Transcriptomic landscape of tomato traditional long shelf-life landraces under low water regimes

Authors: Simone Landi, Paola Punzo, Roberta Nurcato, Rossella Albrizio, Walter Sanseverino, Riccardo Aiese Cigliano, Pasquale Giorio, Florinda Fratianni, Giorgia Batelli, Sergio Esposito, Stefania Grillo

Institutions:

  • National Research Council of Italy, Institute of Biosciences and Bioresources, Research Division Portici (CNR-IBBR), Portici, 80055, Italy
  • Department of Biology, University of Naples Federico II, Naples, 80126, Italy
  • National Research Council of Italy, Institute for Agricultural and Forest Systems in the Mediterranean (CNR-ISAFoM), Portici, 80055, Italy
  • Sequentia Biotech SL, Carrer Dr. Trueta 179, 3°5a, 08005, Barcelona, Spain
  • National Research Council of Italy, Institute of Food Sciences (CNR-ISA), Avellino, 83100, Italy

Publication: Elsevier

Date: July, 2023

Link: https://doi.org/10.1016/j.plaphy.2023.107877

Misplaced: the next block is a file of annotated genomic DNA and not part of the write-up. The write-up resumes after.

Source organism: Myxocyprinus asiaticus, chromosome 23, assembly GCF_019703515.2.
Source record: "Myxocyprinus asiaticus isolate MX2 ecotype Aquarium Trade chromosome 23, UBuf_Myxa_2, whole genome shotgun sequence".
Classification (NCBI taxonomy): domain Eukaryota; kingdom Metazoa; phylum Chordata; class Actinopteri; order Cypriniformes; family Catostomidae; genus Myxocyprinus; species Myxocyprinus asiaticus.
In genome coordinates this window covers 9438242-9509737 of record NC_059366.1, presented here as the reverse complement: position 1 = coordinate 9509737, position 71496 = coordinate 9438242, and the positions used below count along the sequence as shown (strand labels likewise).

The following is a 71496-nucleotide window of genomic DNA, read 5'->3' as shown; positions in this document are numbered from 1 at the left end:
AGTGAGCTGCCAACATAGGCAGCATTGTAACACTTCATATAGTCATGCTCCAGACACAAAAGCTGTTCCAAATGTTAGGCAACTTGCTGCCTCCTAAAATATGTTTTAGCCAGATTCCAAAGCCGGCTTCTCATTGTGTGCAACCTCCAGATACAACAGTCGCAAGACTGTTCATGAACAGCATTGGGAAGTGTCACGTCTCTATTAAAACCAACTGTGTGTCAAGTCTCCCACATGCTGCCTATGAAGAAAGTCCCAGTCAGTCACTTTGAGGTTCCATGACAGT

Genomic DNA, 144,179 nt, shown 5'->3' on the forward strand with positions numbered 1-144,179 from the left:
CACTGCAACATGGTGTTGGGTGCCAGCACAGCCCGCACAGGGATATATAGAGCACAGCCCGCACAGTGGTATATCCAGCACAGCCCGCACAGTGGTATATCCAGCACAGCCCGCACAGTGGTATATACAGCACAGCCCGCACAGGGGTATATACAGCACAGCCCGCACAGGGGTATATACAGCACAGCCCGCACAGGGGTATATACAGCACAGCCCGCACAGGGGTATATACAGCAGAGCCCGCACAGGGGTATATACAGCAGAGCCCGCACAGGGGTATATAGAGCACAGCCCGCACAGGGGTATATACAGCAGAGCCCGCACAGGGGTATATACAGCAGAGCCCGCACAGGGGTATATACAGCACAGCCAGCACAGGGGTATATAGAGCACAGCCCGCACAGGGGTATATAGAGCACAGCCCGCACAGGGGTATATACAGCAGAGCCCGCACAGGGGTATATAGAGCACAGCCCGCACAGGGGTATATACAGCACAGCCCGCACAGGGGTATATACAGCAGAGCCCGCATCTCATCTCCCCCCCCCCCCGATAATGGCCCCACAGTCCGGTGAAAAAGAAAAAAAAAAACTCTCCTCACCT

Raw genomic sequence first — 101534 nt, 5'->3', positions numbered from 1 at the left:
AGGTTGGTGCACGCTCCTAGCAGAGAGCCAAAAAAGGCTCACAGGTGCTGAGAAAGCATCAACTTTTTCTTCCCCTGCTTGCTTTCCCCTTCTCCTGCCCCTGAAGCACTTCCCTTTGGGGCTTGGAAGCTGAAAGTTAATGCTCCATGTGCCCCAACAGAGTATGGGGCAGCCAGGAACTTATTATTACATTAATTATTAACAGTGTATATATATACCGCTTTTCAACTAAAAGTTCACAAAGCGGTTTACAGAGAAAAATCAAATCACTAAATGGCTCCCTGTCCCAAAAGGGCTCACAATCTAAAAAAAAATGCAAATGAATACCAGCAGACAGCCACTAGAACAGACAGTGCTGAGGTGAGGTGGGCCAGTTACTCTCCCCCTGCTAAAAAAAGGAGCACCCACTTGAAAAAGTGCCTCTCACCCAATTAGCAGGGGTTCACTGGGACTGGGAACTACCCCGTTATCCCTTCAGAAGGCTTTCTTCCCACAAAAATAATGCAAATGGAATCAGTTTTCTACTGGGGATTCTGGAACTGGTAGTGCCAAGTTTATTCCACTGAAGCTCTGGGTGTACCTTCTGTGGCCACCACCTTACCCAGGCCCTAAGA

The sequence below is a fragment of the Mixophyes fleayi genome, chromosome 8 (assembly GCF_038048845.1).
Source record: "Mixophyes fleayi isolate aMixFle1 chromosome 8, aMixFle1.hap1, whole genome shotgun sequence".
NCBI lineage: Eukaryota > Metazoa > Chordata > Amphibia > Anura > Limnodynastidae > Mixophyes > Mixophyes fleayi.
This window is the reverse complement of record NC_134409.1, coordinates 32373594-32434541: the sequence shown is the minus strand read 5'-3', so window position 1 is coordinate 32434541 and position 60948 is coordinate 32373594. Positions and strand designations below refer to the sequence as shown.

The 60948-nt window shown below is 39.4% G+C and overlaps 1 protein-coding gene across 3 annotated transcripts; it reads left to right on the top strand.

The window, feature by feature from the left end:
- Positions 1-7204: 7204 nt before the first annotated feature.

Abstract:

‘Corbarino’ (COR) and ‘Lucariello’ (LUC) belong to the family of Mediterranean long shelf-life tomato landraces, producing high quality fruits under low water input cultivation regime in their traditional cultivation area. Understanding the morpho-physiological and molecular details of the peculiar drought stress tolerance of these two genotypes may be key to their valorization as breeding material. RNA sequencing of leaf samples of COR and LUC subjected to drought stress by water withholding in a semi-controlled greenhouse identified 3089 and 2135 differentially expressed genes respectively. These included COR- and LUC-specific annotated genes, as well as genes containing single nucleotide polymorphisms as compared to reference genome. Enriched Gene Ontology categories showed that categories such as response to water, oxidoreductase activity, nucleotide salvation and lipid biosynthesis-related processes were enriched among up-regulated DEGs. By contrast, growth and photosynthesis related genes were down-regulated after drought stress, consistent with leaf gas exchange and biomass accumulation measurements. Genes encoding cell wall degrading enzymes of the pectinase family were also down-regulated in drought stress conditions and upregulated in rewatering, indicating that cell wall composition/hardness is important for drought stress responses. Globally our results contribute to understanding the transcriptomic and physiological responses of representative tomato genotypes from Southern Italy, highlighting a promising set of genes to be investigated to improve tomato tolerance to drought.